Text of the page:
Lisa's Diagnosis Story - Making My Own Way Out

Lisa Shares Her Journey to a Primary Immunodeficiency Diagnosis

Since I know everyone has a different journey with CVID, I thought it might be helpful to share a bit of mine, so you can understand a little more about where I’m coming from…

I grew up in a rural area outside a small town, the third of four children to hard-working, blue collar parents. I had big dreams of opportunities where it didn’t matter who my parents were or that they grew up on the wrong side of the tracks. I dreamed of making my own way out. That was the singular focus of my goals. Get out of town, do something great.

In 8th grade, I contracted my first pneumonia. My family doctor decided to keep me outpatient by giving me IM antibiotic injections. I recovered fully, or so I thought, but in the last x-ray I had for that pneumonia, my doctor noticed a shadow on part of my lung that he suggested needed follow-up. He retired. That follow-up was lost.

Fast forward to my freshman year of college. I had this lingering crud that I attributed to dorm life, as everyone around me was sick. I found myself in and out of the doctor’s office most of that year. Just before the school year ended, I got a round of antibiotics to try and clear things up. I felt significantly better and went off to my summer internship, as scheduled.

That internship was at a remote camp in Kentucky. The first week was great. I loved working with the kids and being in community with the counselors. Then, I started feeling fatigued. During week 2, I started feeling much worse and took advantage of my half day off. At dinner time, my colleagues became concerned that I didn’t show up. I was still in my bunk with a very high fever. They got the camp nurse, a seasoned critical care nurse in her “day job.” She knew I had to go to the hospital immediately, as my fever had reached a crisis point and I was showing signs of labored breathing.

We took the 45 minute car trip to the nearest community hospital. Nurse Jeannie insisted on staying with me and insisted that the ER doctor do an x-ray. That x-ray revealed a significant infection in the right, upper lobe of my lung. I was admitted. That’s when the nightmare began. Fortunately, Nurse Jeannie stayed with me that first night. I would have died without her there. She iced me down and tried to keep my fever in check because the nurses were spread so thin, they weren’t prepared to care for me. My parents were called and they rushed to Kentucky to find that the healthy daughter they’d dropped off was now critically ill.

The pulmonology rotation was only every Tuesday and Thursday, if my memory of the details is correct. He missed me on Tuesday, so didn’t see me until I’d been in the hospital a couple of days. Things are pretty fuzzy, but he was very concerned with my condition and actually had recommended I be transferred to the University of Kentucky for further evaluation/more aggressive treatment. The hospitalist in charge of my care blocked the transfer over that weekend and resisted until the infection spread over all lobes of both lungs. The next week, I was transferred into the ICU at the University of Kentucky. I narrowly missed intubation during a bronchoscopy and lung biopsy. I was given morphine and my parents were told that they were doing all they could to get me better - but they couldn’t figure out what pathogen was making me so sick.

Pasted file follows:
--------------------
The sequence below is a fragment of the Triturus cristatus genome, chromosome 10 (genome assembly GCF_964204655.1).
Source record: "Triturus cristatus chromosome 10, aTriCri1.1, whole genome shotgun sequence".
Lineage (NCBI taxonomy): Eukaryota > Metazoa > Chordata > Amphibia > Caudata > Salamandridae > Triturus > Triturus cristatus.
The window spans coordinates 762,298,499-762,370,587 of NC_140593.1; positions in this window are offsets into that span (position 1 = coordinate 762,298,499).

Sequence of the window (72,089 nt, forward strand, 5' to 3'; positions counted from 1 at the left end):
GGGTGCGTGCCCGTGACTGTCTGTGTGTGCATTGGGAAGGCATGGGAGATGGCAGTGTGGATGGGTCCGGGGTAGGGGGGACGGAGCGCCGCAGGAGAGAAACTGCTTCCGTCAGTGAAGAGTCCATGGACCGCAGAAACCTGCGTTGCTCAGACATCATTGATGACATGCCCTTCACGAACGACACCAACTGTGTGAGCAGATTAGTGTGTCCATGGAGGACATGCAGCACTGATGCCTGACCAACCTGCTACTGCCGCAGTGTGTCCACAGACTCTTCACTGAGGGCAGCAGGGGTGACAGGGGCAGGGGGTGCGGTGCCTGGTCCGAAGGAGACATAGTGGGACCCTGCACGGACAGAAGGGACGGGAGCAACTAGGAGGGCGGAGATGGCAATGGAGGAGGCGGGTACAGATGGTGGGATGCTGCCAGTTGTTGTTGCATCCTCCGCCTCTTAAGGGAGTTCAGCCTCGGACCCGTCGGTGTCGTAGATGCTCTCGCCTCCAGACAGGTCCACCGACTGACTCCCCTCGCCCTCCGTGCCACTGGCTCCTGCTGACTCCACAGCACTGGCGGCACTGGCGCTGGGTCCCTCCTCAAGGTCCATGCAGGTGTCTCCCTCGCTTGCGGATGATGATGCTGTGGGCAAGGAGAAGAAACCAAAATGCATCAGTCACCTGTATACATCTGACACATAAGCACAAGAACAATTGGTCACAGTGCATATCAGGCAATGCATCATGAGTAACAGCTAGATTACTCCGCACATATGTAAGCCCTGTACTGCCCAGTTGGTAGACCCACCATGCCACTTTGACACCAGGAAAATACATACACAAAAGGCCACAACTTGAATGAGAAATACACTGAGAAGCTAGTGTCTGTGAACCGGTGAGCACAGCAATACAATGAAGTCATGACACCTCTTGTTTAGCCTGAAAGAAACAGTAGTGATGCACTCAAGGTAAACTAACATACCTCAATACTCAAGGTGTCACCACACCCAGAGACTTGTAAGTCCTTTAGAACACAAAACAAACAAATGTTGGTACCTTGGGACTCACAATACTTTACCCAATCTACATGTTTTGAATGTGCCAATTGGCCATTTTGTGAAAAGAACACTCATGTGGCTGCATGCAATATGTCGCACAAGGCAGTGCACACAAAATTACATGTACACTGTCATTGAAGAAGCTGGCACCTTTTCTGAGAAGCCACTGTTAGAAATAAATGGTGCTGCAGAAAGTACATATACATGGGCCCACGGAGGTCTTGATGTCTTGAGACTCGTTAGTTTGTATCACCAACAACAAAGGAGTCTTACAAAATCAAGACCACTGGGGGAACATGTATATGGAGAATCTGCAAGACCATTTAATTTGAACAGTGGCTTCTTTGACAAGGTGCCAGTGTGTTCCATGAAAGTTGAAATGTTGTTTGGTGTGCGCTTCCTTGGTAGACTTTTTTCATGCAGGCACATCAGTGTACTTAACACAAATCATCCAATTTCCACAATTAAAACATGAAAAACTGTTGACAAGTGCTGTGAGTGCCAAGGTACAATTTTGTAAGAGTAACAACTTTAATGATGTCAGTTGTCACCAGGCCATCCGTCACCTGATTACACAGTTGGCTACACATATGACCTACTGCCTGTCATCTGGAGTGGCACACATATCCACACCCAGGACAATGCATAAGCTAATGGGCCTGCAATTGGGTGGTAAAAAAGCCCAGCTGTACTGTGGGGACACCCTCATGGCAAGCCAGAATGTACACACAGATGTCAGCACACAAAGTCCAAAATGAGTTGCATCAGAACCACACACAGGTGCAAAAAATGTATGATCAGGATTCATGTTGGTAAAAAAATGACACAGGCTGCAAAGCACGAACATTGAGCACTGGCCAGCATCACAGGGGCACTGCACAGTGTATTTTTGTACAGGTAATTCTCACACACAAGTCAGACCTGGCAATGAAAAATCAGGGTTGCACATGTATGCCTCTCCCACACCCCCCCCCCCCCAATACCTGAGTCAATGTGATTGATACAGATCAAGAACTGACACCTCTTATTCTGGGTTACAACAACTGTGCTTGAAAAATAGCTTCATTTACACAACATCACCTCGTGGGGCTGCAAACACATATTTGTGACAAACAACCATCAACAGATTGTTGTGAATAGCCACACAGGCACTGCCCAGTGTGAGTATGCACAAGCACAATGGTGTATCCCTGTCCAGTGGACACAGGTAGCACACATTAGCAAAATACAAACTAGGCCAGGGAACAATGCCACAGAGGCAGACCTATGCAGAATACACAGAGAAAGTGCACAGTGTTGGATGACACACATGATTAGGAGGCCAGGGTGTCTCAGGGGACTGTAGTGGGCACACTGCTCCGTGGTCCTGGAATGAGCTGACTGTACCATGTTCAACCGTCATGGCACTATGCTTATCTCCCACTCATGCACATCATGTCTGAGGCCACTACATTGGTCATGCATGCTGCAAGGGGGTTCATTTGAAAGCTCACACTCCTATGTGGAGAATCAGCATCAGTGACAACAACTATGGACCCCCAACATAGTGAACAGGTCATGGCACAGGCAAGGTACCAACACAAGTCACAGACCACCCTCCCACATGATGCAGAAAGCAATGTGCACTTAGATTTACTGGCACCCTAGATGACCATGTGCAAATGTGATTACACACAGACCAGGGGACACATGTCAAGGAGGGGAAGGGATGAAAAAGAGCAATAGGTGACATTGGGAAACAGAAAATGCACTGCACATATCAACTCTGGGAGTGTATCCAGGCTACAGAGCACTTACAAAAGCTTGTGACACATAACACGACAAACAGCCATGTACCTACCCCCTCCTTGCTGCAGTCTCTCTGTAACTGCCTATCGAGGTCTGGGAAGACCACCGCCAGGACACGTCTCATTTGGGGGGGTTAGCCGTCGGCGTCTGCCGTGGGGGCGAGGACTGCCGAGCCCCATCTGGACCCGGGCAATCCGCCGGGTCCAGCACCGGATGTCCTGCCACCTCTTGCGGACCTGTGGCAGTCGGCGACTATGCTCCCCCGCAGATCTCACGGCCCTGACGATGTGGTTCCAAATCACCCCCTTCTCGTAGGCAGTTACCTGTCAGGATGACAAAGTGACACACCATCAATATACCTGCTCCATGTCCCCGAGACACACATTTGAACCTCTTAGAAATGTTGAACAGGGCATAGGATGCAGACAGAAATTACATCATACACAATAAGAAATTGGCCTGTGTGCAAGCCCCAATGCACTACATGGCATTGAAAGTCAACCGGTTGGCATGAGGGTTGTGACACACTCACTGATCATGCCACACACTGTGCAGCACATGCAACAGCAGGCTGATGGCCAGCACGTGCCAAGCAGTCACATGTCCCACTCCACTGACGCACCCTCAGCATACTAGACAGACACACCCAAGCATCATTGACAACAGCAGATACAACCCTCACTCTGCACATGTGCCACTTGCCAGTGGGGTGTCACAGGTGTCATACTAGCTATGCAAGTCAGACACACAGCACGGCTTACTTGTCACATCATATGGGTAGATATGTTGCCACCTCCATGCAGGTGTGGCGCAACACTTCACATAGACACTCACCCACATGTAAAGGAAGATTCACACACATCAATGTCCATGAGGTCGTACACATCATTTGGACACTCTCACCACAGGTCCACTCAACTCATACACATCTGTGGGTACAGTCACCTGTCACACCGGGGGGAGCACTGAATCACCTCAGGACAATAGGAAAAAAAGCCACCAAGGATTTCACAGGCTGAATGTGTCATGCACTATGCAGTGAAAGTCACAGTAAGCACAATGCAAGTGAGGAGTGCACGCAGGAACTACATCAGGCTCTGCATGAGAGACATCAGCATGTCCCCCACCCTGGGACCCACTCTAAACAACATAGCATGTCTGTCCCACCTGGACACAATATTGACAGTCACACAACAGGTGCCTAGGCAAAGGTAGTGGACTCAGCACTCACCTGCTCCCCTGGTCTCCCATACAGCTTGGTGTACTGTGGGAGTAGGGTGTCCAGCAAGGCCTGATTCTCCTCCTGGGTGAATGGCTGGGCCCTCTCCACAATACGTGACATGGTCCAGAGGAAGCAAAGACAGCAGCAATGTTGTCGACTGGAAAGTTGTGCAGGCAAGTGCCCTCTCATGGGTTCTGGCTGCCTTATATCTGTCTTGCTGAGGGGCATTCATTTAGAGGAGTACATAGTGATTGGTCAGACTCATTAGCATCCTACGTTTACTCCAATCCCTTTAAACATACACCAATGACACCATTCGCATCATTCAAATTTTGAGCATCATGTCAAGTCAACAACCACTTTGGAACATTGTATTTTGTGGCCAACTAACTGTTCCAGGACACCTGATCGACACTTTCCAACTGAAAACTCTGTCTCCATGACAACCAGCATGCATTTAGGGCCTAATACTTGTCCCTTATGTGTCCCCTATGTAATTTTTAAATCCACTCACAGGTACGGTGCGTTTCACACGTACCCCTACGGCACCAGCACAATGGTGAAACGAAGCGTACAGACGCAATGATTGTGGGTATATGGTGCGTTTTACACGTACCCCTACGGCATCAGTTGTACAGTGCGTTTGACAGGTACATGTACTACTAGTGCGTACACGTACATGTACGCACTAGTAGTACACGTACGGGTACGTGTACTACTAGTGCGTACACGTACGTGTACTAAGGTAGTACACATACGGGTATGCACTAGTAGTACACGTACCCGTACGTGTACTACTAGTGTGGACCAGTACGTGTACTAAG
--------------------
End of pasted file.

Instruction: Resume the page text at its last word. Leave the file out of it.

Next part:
Eventually, I began to recover and worked very hard to get myself out of the hospital without oxygen. I started to see a pulmonologist closer to home and he did several procedures - bronchoscopy, thoracentesis, needle biopsy of the lung - in part because he noticed a part of my right upper lobe was not resolving. If you guessed that it was the same spot my family doctor noticed when I was in 8th grade, you get a gold star. The needle biopsy revealed it was an abscess. The doctor was flummoxed and didn’t know what else to do for me. He had been treating me for a year and I was still getting pneumonia whenever I wasn’t on antibiotics. He then presented my case at grand rounds, which is a gathering of doctors across specialties. A physician there suggested my doctor check my immunoglobulin levels.

Bingo! We had the beginnings of our answer. My immunoglobulins were nearly absent. The pulmonologist had never had a patient like me before, so he didn’t recognize the signs. I am very fortunate that it only took a year of recurring illness for him to dig deeper. I’ve rarely found a medical professional so willing to keep looking for answers. He referred me to my first immunologist and I received my first dose of IVIG almost a year to the day after my release from the University of Kentucky.

It’s been almost 14 years since my diagnosis. No part of this journey has been easy, but I’m so grateful to have had so many caring professionals set along my path to help guide and teach me. It’s been a long road, but I now can impersonate a healthy person on most days and that means the world to me.